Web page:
Introduction to HS2





Perhaps for local people in Newton Le Willows or Burtonwood this is not a direct concern, but for those in Lowton, Golborne and Culcheth it is likely to be life changing in a few years time.

Homes will be destroyed, farms, which have been in families for generations, will be flattened and for anyone residing outside the 60 metre zone of the line, they may well see their property blighted.    On the other hand it will bring economic and connectivity benefits to our region.

The positive and negatives are a subject of great national debate!

You will see on this cluster of features of the website the case for and the case against HS2.    Here we have an introduction to what HS2 is.

What is HS2?

High Speed 2 (HS2) is the most significant transport infrastructure project the UK has seen since the motorways were built in the 1950’s and 1960’s. It will provide a high speed rail line between London and Birmingham and on to Manchester and Leeds. Trains will be capable of speeds up to 250mph, much faster than any other wheel based rail service anywhere in the world.

Construction along the line is due to commence in 2017 and be completed by 2025. The first train services will run between London and Birmingham from 2026. The Government estimate the cost to be around £33 billion to build which excludes the cost of trains.  HS2 is divided into two phases:-

HS2 Route

Phase One

More than half the HS2 phase one route, from London to Birmingham, will be in tunnels or deep cuttings but such a major infrastructure project will always affect some areas. The government has said that it will provide compensation to eligible property owners affected by HS2 and has issued safeguarding directions for much of phase one. The Department of Transport has stated that affected applicants will receive the open market value of their property, plus ten percent (up to forty seven thousand pounds) and moving costs. Until the safeguarding of Phase One came into place, the only mechanism for owners to sell their properties was under the “Exceptional Hardship” scheme. These procedures now apply to a corridor one hundred and twenty metres wide. Transport Secretary, Patrick McLoughlin, announced on the 9th of July 2013 that the proposed HS2 that will run between London and the West Midlands is now protected from any future developments which might conflict with it.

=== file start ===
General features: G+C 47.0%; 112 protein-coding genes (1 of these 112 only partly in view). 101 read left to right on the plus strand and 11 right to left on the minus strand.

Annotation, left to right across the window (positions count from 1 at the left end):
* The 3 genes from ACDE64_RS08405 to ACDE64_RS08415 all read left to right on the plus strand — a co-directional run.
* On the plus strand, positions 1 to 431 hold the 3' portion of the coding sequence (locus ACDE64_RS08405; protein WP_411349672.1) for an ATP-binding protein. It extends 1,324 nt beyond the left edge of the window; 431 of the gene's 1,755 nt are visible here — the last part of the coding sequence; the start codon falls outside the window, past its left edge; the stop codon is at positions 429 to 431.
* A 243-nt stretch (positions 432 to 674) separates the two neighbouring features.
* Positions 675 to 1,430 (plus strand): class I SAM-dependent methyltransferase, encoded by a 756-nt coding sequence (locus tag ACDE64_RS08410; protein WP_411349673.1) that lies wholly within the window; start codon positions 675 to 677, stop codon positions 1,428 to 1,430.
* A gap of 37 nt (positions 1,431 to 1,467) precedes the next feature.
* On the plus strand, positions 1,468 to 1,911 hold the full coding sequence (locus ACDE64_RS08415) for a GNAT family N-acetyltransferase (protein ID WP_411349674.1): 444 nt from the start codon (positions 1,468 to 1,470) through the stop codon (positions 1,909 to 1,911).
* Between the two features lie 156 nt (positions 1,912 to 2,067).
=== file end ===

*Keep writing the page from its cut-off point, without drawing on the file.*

The Department for Transport have also added that they would like to introduce a new compensation scheme that would be more generous than what the current law entitles.

Phase 2

Phase two of HS2 will extend the route to Manchester and Leeds. The initial preferences for the route, stations and depots for phase two have been published.

In July 2013, HS2 Ltd announced its framework agreement for professional services relating to land and property. Nineteen companies have been selected for one or more contracts.

An exceptional hardship scheme (EHS) for HS2 phase two has been launched. The HS2 phase two EHS is a voluntary purchase scheme designed to assist property owners whose properties are on or in close proximity to the proposed phase two route and who urgently need to sell their properties before long term measures are put in place.

 Our Local Voice says

The hybrid bill is being developed in 2014 and will be presented for royal assent in 2015 which of course is the year of the general election. Expect things to hot up next year.

One thing we can tell you for sure- it will have a massive environmental impact on our area and is a significant issue particularly for those communities in the Lowton and Culcheth areas. It also is a factor in both Parkside (inward rail paths) and in the Atlantic Gateway (outward rail paths), Ditton and Salford.

Look at the “for” and “against” articles and see what you think.

Some interesting links

For the governments HS2 website

Click kere

For 51M (Alternative to HS2)

Click here